What Qualities Do You Need to Succeed as a Landlord?
Once you own a rental property, you’re playing two roles at once: homeowner and landlord. In other words, your rental property becomes your business as well as your home.
As a business owner, you must comply with the laws, rules, and regulations governing rental housing, and have a clear understanding of appropriate leasing rules and practices. Before deciding to become a landlord, it’s important to evaluate your motives for doing so. Are you willing to devote time and hard work to manage your business? Will you be prompt about making repairs, maintaining your property, and providing services for your tenants? Are you able to deal with difficult tenants? Are you familiar with or willing to research local, State and Federal laws and regulations for rental properties?
You’ll be operating a business, which means dealing with all sorts of people. Making tough decisions is inevitable. Regardless, keep things professional, always.
Here are some of the key qualities that will set you up for success:
Good social skills: Renting out a property is a very small part of being a landlord. You will be dealing with people on a regular basis, including tenants, property managers, contractors, and agents. Healthy communication goes a long way. If you are not good at managing and communicating with people, then this may not be the business for you.
Patience: You will be encountering people who may test your limits on a regular basis. However, you will need to deal with the matter professionally, and that usually requires patience.
Respect: A good tenant is key to a successful experience. Some property owners quickly place themselves at the top of the food chain and develop a superiority complex by looking down on their tenants. This is not the right attitude. Good tenants are precious, which is why mutual respect is required.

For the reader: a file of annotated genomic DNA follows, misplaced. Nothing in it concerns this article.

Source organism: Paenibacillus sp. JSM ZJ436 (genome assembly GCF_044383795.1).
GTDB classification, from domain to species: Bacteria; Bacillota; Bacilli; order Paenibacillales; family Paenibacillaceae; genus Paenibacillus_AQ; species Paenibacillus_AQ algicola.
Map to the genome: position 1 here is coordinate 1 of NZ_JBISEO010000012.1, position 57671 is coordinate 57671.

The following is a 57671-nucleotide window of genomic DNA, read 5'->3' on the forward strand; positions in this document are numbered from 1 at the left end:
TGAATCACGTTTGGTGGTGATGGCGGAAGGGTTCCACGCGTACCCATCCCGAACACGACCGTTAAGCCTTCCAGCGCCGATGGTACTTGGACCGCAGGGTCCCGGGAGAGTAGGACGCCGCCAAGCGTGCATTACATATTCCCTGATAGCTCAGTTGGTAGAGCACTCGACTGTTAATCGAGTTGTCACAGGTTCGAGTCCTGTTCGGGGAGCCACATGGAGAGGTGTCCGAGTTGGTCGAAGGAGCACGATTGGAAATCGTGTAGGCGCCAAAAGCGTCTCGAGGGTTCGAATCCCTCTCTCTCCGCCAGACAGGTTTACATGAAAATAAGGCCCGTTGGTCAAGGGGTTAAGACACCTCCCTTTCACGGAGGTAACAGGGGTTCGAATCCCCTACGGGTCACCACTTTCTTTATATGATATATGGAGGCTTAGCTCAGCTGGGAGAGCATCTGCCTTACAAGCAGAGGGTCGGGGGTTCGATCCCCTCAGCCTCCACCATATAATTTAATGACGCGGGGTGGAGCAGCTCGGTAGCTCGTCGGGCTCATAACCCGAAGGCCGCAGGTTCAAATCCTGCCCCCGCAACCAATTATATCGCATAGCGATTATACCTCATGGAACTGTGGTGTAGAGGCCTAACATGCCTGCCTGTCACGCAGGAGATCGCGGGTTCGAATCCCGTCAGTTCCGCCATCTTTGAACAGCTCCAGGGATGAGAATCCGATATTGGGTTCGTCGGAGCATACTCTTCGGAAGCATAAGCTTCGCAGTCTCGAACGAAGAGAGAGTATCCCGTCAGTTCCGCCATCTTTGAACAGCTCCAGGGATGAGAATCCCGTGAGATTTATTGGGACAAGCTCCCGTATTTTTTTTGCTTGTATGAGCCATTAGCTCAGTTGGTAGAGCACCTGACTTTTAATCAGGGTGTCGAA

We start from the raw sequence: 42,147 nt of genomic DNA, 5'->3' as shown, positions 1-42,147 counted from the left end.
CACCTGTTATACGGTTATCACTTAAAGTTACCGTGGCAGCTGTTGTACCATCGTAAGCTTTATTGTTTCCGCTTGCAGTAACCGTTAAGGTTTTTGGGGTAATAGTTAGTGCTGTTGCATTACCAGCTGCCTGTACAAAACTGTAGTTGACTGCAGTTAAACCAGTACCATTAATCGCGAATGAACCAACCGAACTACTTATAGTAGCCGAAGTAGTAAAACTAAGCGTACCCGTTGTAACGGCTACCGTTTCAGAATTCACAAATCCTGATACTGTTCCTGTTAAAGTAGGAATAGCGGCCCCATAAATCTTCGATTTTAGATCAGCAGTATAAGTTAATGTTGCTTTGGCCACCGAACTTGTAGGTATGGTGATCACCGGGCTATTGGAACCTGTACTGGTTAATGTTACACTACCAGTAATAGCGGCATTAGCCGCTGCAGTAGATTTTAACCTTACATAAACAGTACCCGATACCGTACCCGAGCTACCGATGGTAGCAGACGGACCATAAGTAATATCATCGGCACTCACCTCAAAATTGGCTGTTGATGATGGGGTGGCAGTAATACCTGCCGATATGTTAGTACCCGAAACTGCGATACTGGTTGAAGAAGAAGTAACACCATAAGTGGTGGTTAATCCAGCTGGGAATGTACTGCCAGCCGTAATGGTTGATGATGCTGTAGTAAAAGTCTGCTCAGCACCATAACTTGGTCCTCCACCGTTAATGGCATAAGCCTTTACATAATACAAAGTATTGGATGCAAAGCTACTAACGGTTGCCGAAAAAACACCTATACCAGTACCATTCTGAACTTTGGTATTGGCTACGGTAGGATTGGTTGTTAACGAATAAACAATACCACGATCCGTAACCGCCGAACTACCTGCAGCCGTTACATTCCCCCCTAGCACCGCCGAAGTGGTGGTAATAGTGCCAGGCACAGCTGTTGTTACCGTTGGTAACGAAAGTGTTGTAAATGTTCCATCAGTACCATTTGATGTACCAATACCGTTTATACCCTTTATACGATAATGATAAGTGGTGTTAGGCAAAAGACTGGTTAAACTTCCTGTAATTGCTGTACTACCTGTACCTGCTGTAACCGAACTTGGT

Reliability: Tenants are not just paying for the roof over their heads; they’re also paying for a service. If there’s a maintenance issue that demands attention, you’ll need to resolve the problem quickly and efficiently. In short, you need to be reliable in providing basic services.
Empathy: It’s important to remember that managing a rental property in real life is different from managing a business on paper. There is a human element involved that can be taxing to landlords. Remember to see your tenants as people, and empathize with their concerns. Work together to resolve any problems that arise.
Confidence / Authority: There are times when working together is not an option, when your patience is gone and you’ve been too kind and understanding in dealing with a problem tenant. You need to be prepared to face confrontation. Be fair, but firm. You want to show sufficient confidence and authority to take control of a bad situation before it spirals out of control.
When deciding to purchase a rental property, evaluate your motivation for becoming a landlord and whether you have the right qualities needed for success.